Co-ops and Covid-19: Supply chain issues for small or remote stores

The coronavirus pandemic 'has meant a very testing time for community businesses everywhere'

The Covid-19 pandemic has seen a huge mobilisation of efforts across the retail sector to ensure shelves were stocked amid potential workforce disruption and panic buying.

Co-op retailers have been at the forefront of these efforts but there has been some concern that smaller, independent community retailers might struggle to obtain supplies as distributors focused their efforts on bigger stores.

Plunkett Foundation, the support body for rural community businesses, says the past few weeks “has meant a very testing time for community businesses everywhere” but paid tribute to the work of community pubs opening shops and providing hot meals, or community businesses setting up phone lines to help those at risk of isolation.

James Alcock
James Allcock

“Shops have been expanding their volunteer numbers to rapidly increase the services they offer, such as prescription deliveries – despite losing many older volunteers due to self-isolation,” said CEO James Allcock.

But he warned that for the organisations, accessing supplies is a difficult issue.

“We have seen the ongoing challenge to community shops in accessing adequate supplies from wholesalers – meaning some shops have had to make the very difficult decision to close their doors.”

Plunkett is now working with community businesses to lobby with central government, the Department for Environment, Food & Rural Affairs (Defra), the Cabinet Office, the Federation of Wholesale Distributors and national wholesalers, to tackle the issue.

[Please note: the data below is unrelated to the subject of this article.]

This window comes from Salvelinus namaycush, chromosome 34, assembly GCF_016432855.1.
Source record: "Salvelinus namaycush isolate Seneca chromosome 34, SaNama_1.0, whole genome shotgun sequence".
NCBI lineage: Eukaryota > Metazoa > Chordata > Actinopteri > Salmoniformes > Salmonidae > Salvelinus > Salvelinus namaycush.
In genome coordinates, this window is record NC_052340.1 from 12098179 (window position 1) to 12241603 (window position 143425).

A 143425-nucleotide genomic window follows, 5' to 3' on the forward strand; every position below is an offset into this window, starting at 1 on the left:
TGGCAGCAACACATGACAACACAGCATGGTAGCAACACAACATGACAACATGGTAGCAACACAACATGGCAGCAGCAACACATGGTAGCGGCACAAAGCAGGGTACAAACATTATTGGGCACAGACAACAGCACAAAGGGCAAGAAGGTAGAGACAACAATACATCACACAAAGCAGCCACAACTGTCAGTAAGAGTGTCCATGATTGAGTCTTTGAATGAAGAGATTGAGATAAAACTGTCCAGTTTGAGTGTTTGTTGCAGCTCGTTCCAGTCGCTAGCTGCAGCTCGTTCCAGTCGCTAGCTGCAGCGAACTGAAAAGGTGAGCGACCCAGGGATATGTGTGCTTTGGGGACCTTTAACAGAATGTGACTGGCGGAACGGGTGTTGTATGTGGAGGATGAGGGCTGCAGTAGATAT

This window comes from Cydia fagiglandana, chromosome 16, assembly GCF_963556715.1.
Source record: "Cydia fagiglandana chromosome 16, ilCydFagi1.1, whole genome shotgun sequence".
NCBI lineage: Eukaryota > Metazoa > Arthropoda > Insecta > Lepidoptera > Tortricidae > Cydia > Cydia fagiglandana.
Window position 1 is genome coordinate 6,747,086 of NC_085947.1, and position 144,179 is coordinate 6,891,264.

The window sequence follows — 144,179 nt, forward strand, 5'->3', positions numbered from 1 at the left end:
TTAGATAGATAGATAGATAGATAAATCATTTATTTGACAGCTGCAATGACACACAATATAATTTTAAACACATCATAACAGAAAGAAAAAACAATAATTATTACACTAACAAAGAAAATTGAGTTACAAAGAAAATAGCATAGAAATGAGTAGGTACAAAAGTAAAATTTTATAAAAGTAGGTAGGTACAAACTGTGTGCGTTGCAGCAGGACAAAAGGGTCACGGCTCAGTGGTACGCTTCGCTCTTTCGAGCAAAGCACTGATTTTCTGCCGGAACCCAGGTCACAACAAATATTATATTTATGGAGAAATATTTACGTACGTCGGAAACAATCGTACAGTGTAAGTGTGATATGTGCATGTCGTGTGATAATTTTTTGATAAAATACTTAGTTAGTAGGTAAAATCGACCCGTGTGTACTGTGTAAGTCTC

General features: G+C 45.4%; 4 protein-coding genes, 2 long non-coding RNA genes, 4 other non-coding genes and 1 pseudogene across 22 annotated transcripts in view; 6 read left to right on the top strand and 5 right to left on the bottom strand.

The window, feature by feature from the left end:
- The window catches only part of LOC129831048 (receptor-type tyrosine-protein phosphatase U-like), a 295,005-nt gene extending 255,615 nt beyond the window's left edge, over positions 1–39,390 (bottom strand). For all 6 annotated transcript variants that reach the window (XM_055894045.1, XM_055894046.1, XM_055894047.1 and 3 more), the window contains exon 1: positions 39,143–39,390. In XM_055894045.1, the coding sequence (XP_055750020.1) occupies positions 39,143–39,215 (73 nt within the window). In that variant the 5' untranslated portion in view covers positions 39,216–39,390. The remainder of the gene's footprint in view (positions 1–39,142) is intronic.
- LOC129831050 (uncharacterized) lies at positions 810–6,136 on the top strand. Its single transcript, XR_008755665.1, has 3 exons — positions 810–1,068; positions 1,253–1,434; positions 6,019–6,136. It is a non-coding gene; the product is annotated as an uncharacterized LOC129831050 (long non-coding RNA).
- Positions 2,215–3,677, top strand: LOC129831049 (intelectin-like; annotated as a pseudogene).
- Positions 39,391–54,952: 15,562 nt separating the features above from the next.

Mr Allcock added: “Bestway Wholesale have told us in a statement that they are lobbying to ensure “consistent supply to rural community shops which is balanced fairly with supply to other business types”.

Measures suggested by Bestway, the country’s biggest independent cash & carry, include adapting to the availability of product pack sizes as manufacturers cut ranges in favour of core products and plain pack variants; and collaboration with foodservice wholesalers who have inventory to sell. Bestway is offering to collect products from suppliers to ease delivery burdens, and is adopting central delivery into one hub, to ensure availability across its depot network.

Plunkett is urging its members to raise this matter with their local MP, and has provided a template letter to do so.

Among the UK’s smaller independent co-ops, experience varies: Allendale, a co-op in Hexham, Northumberland, is supplied through Federal Retail Trading Services and tells the News that, as such, it has been well looked after and not encountered any difficulties taking deliveries.

Coniston Coop

But in the Lake District, Coniston Co-operative Society says there have been some problems getting supplies through, with problems obtaining items such as bread.

But both stores are continuing to serve customers and – like the bigger retail co-ops – are going the extra mile to help customers living in remote places, or who are elderly or vulnerable.

Allendale has had to increase capacity to deal with demand during the crisis, with orders rising from around ten a day to around 100. Older customers are ordering supplies and the co-op takes it out to them in a van, often in isolated areas such as Allenheads village.